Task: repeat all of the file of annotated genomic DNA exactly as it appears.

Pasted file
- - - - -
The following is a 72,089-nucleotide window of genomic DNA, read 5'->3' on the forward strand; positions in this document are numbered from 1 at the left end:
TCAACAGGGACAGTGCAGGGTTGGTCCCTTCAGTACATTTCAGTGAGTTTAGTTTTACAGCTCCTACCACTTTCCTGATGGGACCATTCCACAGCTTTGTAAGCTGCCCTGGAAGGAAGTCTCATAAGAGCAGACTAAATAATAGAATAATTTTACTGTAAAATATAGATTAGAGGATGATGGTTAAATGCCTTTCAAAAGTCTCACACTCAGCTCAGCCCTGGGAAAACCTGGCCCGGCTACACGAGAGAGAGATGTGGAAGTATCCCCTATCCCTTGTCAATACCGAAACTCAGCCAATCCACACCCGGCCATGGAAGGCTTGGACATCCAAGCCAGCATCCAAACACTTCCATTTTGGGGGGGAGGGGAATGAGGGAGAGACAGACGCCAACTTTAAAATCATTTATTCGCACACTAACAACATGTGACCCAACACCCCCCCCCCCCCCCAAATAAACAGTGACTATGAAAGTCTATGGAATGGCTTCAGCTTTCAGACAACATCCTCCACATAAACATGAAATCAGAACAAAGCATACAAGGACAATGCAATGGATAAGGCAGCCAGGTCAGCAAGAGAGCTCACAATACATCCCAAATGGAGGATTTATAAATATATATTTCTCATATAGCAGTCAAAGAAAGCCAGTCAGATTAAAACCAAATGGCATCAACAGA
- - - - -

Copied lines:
The following is a 72,089-nucleotide window of genomic DNA, read 5'->3' on the forward strand; positions in this document are numbered from 1 at the left end:
TCAACAGGGACAGTGCAGGGTTGGTCCCTTCAGTACATTTCAGTGAGTTTAGTTTTACAGCTCCTACCACTTTCCTGATGGGACCATTCCACAGCTTTGTAAGCTGCCCTGGAAGGAAGTCTCATAAGAGCAGACTAAATAATAGAATAATTTTACTGTAAAATATAGATTAGAGGATGATGGTTAAATGCCTTTCAAAAGTCTCACACTCAGCTCAGCCCTGGGAAAACCTGGCCCGGCTACACGAGAGAGAGATGTGGAAGTATCCCCTATCCCTTGTCAATACCGAAACTCAGCCAATCCACACCCGGCCATGGAAGGCTTGGACATCCAAGCCAGCATCCAAACACTTCCATTTTGGGGGGGAGGGGAATGAGGGAGAGACAGACGCCAACTTTAAAATCATTTATTCGCACACTAACAACATGTGACCCAACACCCCCCCCCCCCCCCAAATAAACAGTGACTATGAAAGTCTATGGAATGGCTTCAGCTTTCAGACAACATCCTCCACATAAACATGAAATCAGAACAAAGCATACAAGGACAATGCAATGGATAAGGCAGCCAGGTCAGCAAGAGAGCTCACAATACATCCCAAATGGAGGATTTATAAATATATATTTCTCATATAGCAGTCAAAGAAAGCCAGTCAGATTAAAACCAAATGGCATCAACAGA